Adventure Corner: 428: Shibuya Scramble
Welcome to Adventure Corner, a column where members of the RPGamer staff can give their thoughts, impressions, and pseudo-reviews for various adventure titles that don’t come under our usual coverage. Adventure Corner is aimed at delivering opinions on a wide range of titles including visual novels, point-and-click adventures, investigative mysteries, and so forth.
In this installment, Joshua Carpenter plays 428: Shibuya Scramble, a visual novel that bounces between five different characters and wins him over with a delightfully droll sense of humor. Sometimes Famitsu hype is justified.
428: Shibuya Scramble
There are lots of games that are highly regarded but miss out on a western localization for one reason or another. The newest release from Spike Chunsoft, 428: Shibuya Scramble, appeared like it would be one of these. A “sound novel” that incorporates limited clips of video into its storytelling was originally released on the Nintendo Wii and garnered some attention by receiving a perfect 40/40 review in Famitsu. Despite the critical acclaim, it was launched in an era when games like Xenoblade Chronicles were struggling to get localized; a console exclusive visual novel never stood a chance. That’s why it came as a surprise when Spike Chunsoft announced it would finally get an English localization and launch on the PlayStation 4 and PC (via Steam). After taking nearly a decade to make it west, Shibuya Scramble has proven more than worth the wait.
The first thing that stands out about 428: Shibuya Scramble is its look. Rather than use illustrations to express its narrative, like virtually all other visual novels, 428 uses photographs of actors to supplement the story. The images are set upon the backdrop of one of Tokyo’s most vibrant neighborhoods and the locale plays a prominent role. The game does an incredible job of telling the story and fleshing out characters simply through the use of images. It’s truly an embodiment of the cliché “a picture is worth a thousand words.” These are mostly exaggerated characters and the actors playing them manage to bring them to life one still image at a time.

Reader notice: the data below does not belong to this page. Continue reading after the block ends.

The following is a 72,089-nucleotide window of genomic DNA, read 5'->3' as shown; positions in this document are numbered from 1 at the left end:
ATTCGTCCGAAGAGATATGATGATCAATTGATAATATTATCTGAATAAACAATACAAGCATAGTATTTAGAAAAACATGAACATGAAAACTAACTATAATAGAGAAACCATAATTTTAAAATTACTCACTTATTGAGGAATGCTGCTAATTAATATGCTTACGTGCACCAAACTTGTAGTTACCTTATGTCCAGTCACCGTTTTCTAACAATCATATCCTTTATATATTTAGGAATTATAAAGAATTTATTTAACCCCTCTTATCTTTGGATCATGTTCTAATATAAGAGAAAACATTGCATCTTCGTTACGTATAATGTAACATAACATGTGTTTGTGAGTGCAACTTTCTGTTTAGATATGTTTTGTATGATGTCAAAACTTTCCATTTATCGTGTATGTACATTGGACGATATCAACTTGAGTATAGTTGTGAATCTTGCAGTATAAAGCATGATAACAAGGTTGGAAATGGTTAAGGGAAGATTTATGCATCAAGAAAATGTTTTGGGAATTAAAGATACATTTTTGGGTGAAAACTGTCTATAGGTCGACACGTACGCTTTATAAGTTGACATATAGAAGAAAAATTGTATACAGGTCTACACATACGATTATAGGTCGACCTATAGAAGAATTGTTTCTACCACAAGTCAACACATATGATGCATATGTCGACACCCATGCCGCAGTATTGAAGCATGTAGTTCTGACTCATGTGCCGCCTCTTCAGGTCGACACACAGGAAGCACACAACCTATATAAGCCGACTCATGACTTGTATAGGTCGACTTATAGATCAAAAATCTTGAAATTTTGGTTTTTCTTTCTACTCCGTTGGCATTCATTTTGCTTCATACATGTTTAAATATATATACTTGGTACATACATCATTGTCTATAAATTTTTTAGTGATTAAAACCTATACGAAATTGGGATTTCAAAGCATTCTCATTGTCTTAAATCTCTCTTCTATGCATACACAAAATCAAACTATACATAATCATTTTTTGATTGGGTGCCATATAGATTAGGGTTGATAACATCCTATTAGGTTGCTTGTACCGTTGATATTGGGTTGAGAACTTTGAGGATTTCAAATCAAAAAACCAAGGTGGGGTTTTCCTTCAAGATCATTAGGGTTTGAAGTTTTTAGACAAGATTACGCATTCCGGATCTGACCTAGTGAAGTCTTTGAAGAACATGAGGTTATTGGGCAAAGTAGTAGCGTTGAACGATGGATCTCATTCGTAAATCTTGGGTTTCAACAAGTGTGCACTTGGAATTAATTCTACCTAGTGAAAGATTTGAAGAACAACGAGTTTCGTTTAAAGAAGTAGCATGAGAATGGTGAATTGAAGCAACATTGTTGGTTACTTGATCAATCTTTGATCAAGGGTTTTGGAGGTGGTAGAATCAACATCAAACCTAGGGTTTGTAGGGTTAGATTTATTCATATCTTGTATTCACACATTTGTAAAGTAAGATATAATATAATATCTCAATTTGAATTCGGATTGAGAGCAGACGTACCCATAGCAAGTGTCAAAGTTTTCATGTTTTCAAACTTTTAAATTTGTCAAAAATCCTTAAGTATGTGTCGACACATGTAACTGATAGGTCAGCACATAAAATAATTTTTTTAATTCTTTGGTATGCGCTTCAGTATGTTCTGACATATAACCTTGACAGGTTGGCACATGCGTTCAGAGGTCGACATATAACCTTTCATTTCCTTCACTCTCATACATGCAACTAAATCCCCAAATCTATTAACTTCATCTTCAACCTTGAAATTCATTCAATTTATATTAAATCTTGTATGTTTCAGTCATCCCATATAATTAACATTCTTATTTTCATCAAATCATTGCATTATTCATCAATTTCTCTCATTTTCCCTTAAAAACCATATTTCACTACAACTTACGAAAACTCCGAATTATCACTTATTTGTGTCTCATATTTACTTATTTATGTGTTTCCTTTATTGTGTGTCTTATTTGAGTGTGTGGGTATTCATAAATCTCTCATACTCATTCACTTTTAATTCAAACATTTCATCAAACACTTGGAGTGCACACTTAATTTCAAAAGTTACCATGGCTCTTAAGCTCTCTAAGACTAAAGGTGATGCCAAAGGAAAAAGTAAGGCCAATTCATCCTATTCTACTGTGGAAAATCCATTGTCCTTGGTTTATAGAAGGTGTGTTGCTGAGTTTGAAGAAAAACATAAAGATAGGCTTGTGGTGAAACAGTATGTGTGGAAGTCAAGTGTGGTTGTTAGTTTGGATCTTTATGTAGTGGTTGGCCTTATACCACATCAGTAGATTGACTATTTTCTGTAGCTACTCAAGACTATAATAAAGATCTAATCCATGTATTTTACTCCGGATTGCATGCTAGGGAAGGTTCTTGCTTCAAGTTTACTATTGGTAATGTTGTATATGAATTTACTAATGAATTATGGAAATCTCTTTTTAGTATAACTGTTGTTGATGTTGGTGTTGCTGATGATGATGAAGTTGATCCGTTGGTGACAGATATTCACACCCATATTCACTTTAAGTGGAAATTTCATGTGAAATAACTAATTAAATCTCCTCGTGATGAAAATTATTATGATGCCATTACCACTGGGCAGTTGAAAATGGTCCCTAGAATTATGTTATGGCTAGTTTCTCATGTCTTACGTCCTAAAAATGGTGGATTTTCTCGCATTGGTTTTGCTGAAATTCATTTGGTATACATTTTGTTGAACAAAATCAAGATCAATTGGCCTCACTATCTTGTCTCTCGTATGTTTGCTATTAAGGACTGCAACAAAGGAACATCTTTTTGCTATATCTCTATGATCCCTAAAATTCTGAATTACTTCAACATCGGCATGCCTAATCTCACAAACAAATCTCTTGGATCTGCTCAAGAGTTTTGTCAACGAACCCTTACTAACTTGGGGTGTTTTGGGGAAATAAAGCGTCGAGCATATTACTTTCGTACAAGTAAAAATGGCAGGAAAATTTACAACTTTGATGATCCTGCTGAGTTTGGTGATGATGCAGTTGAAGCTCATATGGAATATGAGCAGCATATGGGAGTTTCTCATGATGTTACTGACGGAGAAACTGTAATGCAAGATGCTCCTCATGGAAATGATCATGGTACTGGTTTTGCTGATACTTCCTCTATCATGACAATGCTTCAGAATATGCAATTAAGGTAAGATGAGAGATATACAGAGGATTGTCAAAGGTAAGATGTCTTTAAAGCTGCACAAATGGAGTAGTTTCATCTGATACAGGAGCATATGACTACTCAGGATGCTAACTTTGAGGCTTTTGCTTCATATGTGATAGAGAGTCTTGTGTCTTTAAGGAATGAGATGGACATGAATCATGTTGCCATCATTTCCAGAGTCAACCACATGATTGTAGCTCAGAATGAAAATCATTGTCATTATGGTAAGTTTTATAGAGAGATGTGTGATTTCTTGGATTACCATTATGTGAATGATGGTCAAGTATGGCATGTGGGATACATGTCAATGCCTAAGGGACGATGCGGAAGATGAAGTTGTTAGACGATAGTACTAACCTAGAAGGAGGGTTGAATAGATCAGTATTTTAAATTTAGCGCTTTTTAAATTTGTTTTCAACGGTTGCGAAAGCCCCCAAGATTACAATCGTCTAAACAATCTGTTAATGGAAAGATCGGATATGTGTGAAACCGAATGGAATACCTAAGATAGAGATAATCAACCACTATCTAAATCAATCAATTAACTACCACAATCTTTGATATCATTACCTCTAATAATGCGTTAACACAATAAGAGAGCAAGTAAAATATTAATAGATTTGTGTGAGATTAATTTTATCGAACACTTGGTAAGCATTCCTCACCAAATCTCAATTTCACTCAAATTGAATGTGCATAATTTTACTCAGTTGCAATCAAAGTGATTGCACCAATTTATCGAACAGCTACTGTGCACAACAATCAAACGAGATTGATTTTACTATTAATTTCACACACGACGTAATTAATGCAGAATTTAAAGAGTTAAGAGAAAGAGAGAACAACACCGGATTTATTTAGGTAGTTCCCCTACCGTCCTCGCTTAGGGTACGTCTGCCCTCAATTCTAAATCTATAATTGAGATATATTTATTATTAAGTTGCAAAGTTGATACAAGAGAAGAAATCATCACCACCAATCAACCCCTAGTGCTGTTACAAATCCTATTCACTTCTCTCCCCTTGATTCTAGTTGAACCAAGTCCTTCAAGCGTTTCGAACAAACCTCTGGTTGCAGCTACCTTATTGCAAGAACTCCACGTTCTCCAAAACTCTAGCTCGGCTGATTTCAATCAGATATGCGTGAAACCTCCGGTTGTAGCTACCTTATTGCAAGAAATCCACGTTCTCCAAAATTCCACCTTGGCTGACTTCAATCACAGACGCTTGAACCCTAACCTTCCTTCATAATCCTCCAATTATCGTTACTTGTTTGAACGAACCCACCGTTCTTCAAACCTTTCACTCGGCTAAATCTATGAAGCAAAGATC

428: Shibuya Scramble involves the kidnapping of the daughter of a brilliant virologist. Her twin sister, Hitomi, is ordered to exchange the ransom in front of the Hachiko statue in Shibuya. While the police are ready to nab their man, a number of similarly-dressed foreigners show up and start passing off the attaché case with the ransom between them. In a scene reminiscent of The Thomas Crown Affair, while the police are busy chasing all the different members of the kidnapping conspiracy, they lose track of Hitomi. The player now follows the different paths of five different characters — Minorikawa, a reporter; Achi, the former local delinquent with a heart of gold; Kano, a police detective; Osawa, the father of the kidnapped girl; and Tama, a young woman suffering from amnesia who’s trapped in a cat mascot costume — bouncing between the characters’ timelines trying to solve the kidnapping and discover the greater mystery behind it.
The characters in 428 are incredibly entertaining to interact with and all of them have interesting and fun stories. Minorikawa’s route is especially entertaining as his hot-headedness, determination, and penchant for a pointing gesture reminiscent of a certain famous video game attorney make his screen time a delight. Moving beyond the main cast, many of the NPCs are a hoot to spend time with as well, especially Yanagishita whose endless supply of get-rich-quick schemes never fails to delight. He’s a walking internet meme machine and I love him.